Greedy poachers put deer stocks at risk, warn gardai
HIGH market prices for venison has pushed deer poaching in the Dublin and Wicklow mountains to epidemic levels, a senior garda has revealed.
Based on a strong demand in Europe for the meat, legitimate wildlife dealers are paying €70 for an average hind and €100 for a stag.
Now, gardai along with the National Parks & Wildlife Service (NPWS) are cracking down on poachers, one of whom recently handed in 72 deer to a dealer in the space of a month.
"These guys are shooting 10, 12, 13 deer a day.
"The reason you have increases is that people are getting well paid for it," Insp Martin Walker told the Herald.
"When you have that type of reward, it's down to greed and down to the financial reward and gain (for the increasing levels of poaching)," he added.
Wicklow's Luggala Estate has the highest concentration of Sika deer in Europe and, as a result, is a "magnet to both legitimate and illegitimate hunters", Insp Walker said.
"These unscrupulous poachers were shooting deer at night time from the public roads using high-powered spot lights and rifles.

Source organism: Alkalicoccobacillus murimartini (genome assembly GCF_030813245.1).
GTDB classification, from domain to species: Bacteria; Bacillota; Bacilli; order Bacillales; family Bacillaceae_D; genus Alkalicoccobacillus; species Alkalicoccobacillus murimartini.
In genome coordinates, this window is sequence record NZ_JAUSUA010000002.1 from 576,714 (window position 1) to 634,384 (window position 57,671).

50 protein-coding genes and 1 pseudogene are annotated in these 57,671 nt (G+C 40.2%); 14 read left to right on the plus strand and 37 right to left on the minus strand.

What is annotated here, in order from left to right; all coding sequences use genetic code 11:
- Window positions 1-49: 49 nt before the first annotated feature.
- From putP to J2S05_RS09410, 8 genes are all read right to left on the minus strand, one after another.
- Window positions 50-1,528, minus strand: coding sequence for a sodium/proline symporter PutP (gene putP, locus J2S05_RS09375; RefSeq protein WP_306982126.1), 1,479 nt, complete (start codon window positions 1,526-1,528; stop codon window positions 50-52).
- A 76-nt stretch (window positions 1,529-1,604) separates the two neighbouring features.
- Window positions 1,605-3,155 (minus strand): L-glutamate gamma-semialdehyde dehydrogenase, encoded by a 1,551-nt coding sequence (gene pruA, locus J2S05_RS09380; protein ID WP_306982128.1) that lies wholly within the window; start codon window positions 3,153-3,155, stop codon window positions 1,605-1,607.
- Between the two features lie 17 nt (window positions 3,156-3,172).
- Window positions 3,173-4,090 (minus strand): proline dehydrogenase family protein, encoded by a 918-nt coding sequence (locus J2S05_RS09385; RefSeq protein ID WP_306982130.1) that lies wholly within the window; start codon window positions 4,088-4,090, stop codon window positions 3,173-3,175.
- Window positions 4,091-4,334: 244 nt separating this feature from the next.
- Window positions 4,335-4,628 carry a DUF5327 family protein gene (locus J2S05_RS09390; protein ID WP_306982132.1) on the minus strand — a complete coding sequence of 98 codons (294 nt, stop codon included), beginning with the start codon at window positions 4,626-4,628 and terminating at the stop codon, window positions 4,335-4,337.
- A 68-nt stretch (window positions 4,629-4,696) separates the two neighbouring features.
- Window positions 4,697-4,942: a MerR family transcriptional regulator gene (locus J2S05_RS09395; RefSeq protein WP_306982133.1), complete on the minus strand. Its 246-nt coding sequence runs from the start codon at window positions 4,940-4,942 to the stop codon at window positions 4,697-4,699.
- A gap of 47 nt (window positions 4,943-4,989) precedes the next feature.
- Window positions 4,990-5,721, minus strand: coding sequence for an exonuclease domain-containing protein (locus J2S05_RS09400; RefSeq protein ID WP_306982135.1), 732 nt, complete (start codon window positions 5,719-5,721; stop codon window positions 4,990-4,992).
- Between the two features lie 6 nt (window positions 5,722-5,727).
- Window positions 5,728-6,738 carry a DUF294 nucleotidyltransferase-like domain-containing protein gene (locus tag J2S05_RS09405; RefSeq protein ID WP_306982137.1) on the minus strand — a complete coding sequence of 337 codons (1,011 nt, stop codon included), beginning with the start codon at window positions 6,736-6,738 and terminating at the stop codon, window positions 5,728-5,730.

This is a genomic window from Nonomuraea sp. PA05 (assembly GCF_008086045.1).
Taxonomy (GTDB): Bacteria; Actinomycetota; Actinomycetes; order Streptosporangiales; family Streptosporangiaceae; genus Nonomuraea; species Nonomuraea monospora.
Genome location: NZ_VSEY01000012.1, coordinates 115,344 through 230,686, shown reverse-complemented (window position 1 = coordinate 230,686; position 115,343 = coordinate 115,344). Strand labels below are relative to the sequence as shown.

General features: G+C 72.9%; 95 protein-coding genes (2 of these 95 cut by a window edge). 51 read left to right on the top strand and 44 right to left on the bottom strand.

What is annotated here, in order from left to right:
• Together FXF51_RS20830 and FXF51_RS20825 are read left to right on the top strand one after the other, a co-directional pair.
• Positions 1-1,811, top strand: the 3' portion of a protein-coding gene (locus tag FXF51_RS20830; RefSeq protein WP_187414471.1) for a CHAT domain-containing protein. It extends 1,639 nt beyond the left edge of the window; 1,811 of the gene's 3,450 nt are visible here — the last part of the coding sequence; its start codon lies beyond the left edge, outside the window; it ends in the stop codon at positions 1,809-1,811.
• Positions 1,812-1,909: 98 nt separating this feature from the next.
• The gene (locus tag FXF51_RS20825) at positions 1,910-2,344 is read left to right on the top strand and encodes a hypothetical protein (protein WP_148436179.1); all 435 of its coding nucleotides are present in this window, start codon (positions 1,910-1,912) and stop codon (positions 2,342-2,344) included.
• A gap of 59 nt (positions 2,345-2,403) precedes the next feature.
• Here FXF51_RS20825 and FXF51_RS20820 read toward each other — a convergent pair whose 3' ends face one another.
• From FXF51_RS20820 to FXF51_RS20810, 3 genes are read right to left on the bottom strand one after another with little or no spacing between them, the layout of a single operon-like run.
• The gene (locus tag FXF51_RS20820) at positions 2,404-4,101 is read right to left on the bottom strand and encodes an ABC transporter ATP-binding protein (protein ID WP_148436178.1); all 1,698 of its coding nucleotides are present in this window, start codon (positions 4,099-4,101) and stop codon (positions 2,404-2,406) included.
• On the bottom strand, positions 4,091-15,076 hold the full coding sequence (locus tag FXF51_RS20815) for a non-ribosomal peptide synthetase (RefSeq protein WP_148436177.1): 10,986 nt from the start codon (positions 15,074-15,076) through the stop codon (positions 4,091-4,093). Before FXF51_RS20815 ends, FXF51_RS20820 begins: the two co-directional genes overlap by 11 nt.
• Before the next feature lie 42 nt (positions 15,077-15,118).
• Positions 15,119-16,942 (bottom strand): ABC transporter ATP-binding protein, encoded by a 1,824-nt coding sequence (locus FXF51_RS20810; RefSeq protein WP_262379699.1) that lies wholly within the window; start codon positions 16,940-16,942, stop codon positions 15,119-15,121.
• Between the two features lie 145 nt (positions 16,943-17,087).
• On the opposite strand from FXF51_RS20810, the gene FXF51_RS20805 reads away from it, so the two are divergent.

"They pose an additional threat to domestic animals and members of the public who may be frequenting the particular areas," he added.
Gardai from Bray, Wicklow, Baltinglass and Carlow stations are working in close co-operation with the NPWS to combat the phenomenon.
Regional manager with the NPWS, Wesley Atkinson, said the poaching is happening right across Wicklow.
He said it takes place in a number of ways. To comply with the law, hunters need a hunting licence, a licensed firearm and to carry out the activity within daylight hours.
They also need the permission of the landowner on whose property they are hunting.
Mr Atkinson said a person only has to be in breach of one of the rules to be acting illegally.
"Wicklow has a situation where it has the highest deer population in the country and the highest deer cull in the country," he added.
Mr Atkinson said, in some areas in Wicklow, there has been a "notable decline" in the deer population due to poaching.
"There is a good market for venison at the moment. When the demand drops, the price drops and so does the level of poaching activity.
"It (the demand) seems to be internationally driven. There seems to be good demand across Europe and the UK," he told the Herald.
The first Irish Wildlife Crime Conference was held at the Pilo Hotel, Ashbourne, Co Meath last month. Insp Walker was one of the speakers.
He is encouraging members of the public to report suspicious activity relating to poaching to gardai.